By law, civil penalties can become final only when approved by the Federal Mine Safety and Health Review Commission. Thus, penalty assessments issued by MSHA are “proposed” only. By a legal fiction, they can become final orders of the Federal Mine Safety and Health Review Commission, if not timely contested. Final penalties are to be based on consideration of six criteria in the Federal Mine Safety and Health Act: 1) history of violations; 2) size of business; 3) negligence; 4) ability to continue in business; 5) gravity; and 6) good faith in abatement. Operator contests typically dispute all or some of these findings.
Judges are not bound by the format of MSHA’s assessments. Judges may disregard points associated with inspector findings. Judges may disregard the penalty amount proposed by MSHA without regard to how it is developed. Nevertheless, it seems that ever since the 2006 changes in the civil penalty regulations, MSHA’s proposed penalty calculations carry more weight with judges than previously, and points have become integral in justifying changes to assessments in settlements submitted to judges for approval.
But something has been happening that conflicts with this approach. Solicitors and litigation representatives for MSHA are frequently telling companies in settlement negotiations that they can have changes in inspector findings or changes in penalties, but not both. The bottom line is, if MSHA has its way, even if you win, you lose because MSHA does not want to give you everything you would be entitled to when you establish that an inspector’s findings were wrong. (If the now defunct pre-litigation conference system were functioning as previously, operators would get 100% credit for every change of findings.)
The same problems are presented with special assessments, but there are no points calculations that can be argued. Special assessments were originally developed by MSHA as a means whereby civil penalties deemed too low under the numerical calculation of penalties could be assessed at higher monetary amounts based on perceived severity of violations. Since the 2006 revisions of civil penalty regulations, however, there are many assessments by regular point calculations that reach high dollar amounts (over $30,000, for example). Sometimes, special assessments are low by comparison, but many maximum assessments are derived in the special assessment process. (Penalties at $70,000 are maximum – except that “flagrant” violations can be much higher.)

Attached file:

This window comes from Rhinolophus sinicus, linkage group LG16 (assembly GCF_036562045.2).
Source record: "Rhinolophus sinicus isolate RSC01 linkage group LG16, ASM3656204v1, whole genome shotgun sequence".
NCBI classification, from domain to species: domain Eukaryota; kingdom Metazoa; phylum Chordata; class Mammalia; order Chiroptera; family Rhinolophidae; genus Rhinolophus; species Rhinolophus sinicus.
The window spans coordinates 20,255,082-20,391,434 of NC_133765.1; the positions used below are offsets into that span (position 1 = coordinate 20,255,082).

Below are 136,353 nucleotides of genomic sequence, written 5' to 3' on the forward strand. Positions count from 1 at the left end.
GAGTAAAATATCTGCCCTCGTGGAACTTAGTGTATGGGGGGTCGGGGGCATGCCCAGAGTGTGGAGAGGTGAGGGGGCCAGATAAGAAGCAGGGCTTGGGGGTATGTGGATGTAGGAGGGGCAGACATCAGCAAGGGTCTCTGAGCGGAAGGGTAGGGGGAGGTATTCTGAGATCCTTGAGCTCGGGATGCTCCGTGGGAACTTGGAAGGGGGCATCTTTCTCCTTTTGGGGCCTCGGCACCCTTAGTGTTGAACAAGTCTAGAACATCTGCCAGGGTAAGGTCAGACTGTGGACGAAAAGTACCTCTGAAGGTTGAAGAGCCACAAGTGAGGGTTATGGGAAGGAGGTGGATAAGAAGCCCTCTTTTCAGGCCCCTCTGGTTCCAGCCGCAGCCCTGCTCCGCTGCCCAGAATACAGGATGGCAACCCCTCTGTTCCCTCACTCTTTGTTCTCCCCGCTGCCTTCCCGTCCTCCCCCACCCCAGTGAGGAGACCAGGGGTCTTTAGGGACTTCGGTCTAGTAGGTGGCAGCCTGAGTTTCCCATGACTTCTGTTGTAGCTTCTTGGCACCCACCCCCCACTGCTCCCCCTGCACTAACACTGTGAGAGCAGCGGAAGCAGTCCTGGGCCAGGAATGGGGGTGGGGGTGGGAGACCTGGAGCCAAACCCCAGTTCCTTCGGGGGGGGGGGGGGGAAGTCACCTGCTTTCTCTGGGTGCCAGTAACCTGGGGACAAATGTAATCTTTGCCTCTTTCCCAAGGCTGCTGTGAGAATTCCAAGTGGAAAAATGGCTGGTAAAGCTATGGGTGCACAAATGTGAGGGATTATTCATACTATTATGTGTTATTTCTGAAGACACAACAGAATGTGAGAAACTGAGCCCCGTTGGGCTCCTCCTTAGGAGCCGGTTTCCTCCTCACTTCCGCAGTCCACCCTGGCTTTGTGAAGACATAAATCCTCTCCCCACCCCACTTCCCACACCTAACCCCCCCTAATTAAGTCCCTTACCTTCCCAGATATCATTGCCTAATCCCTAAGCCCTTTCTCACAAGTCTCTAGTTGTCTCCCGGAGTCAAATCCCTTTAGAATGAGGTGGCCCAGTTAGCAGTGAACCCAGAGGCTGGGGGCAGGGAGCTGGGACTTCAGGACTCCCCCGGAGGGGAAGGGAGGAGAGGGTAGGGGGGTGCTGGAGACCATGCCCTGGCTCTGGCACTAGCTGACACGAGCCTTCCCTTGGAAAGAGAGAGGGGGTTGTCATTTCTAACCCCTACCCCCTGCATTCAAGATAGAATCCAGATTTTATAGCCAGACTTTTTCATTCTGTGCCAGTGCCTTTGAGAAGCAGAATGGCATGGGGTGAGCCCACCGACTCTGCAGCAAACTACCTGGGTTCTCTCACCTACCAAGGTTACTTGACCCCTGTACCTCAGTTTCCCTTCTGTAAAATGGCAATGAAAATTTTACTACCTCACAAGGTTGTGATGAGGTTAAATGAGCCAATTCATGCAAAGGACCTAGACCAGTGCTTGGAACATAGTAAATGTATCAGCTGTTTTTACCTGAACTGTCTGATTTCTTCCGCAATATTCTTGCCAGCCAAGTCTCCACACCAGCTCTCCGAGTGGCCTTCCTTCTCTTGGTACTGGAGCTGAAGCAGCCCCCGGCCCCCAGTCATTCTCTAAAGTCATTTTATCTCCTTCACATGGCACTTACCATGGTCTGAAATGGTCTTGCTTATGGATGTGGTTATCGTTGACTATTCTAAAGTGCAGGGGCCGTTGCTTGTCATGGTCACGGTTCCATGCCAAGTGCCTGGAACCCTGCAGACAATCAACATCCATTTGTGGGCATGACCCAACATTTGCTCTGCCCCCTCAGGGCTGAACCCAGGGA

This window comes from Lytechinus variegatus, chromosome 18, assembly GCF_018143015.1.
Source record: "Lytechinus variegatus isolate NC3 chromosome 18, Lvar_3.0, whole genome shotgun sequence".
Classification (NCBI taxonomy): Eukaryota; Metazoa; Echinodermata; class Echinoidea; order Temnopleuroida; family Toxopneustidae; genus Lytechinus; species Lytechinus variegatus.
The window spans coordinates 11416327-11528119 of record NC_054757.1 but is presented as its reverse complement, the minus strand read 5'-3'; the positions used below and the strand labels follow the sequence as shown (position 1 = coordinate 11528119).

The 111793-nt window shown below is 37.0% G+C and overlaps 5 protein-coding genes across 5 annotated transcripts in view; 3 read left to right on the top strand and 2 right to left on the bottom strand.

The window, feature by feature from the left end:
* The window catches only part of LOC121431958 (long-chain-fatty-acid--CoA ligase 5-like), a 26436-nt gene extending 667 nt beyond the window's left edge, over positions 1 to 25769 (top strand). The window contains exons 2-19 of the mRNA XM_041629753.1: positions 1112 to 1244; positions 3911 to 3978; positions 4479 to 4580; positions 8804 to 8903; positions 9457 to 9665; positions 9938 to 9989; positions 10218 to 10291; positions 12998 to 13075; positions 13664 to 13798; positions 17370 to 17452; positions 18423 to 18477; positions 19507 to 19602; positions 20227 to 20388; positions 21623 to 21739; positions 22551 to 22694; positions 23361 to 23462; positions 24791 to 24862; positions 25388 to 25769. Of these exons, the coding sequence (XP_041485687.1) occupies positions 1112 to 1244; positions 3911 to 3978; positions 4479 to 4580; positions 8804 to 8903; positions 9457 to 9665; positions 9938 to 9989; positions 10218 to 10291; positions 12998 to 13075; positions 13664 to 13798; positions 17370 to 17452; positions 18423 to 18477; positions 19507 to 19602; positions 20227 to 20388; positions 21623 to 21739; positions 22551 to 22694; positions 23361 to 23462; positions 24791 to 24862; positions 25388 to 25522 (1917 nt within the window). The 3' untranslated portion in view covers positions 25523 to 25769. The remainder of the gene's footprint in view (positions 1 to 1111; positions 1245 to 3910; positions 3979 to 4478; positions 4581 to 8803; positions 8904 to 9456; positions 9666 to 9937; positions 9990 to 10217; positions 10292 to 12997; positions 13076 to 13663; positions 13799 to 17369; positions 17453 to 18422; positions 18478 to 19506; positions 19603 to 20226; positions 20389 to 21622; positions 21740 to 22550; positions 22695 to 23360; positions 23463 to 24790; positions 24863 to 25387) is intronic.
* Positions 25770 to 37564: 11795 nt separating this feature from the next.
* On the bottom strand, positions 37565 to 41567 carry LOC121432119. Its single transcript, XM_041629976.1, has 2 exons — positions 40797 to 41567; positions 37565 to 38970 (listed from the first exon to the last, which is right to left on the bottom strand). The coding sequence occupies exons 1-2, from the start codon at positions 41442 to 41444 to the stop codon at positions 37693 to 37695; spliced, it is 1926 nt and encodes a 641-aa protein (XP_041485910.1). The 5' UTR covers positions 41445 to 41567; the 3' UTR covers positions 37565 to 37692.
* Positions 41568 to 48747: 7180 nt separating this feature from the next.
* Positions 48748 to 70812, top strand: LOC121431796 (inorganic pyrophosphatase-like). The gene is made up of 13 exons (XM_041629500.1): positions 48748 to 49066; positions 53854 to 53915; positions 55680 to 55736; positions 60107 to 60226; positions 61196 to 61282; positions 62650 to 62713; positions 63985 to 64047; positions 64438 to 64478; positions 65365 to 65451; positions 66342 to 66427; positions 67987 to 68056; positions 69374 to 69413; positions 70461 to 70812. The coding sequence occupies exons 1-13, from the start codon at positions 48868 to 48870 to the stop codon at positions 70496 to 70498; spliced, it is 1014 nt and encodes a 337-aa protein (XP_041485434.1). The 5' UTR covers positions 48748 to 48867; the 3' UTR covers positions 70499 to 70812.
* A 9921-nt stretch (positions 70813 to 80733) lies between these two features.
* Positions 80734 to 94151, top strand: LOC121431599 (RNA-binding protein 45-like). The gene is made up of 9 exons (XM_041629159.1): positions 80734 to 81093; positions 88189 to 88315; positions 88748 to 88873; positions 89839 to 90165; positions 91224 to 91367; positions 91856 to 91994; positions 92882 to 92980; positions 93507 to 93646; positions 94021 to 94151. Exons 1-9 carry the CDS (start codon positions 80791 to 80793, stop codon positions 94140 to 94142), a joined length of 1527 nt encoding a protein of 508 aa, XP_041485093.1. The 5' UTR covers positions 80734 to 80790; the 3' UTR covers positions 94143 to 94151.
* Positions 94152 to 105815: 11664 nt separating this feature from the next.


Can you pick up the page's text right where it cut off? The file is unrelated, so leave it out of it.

Consulting the regular assessment schedule, it is perfectly clear how each assessment is calculated. By contrast, if you look at a special assessment sheet, you see only boilerplate language with no indication how the mandatory six criteria have been taken into account. Over the years, the prevailing thinking has been that it would not make much difference if an operator knew more. Numbers can always be entered to justify an essentially predetermined result, and if companies disagree they can contest. Judges are not bound by MSHA’s assessment, without regard to how it was calculated.
Interestingly though, in two recent cases, mine operators have requested internal MSHA special assessment review information. In Secretary of Labor v. Hidden Splendor Resources, Inc., Administrative Law Judge Priscilla Rae denied a discovery request for such information on grounds that such documents fall within the agency’s “deliberative process privilege.” In Secretary of Labor v. American Coal Company, however, Administrative Law Judge Gary Melick ruled that the forms are not privileged because in setting a penalty, MSHA is taking a position on what the assessment should be. The “facts” considered for assessment purposes, in Judge Melick’s view, would not disclose MSHA’s decision making process and therefore are not privileged. This issue bears watching as undoubtedly there will be future challenges to agency refusals to provide this information.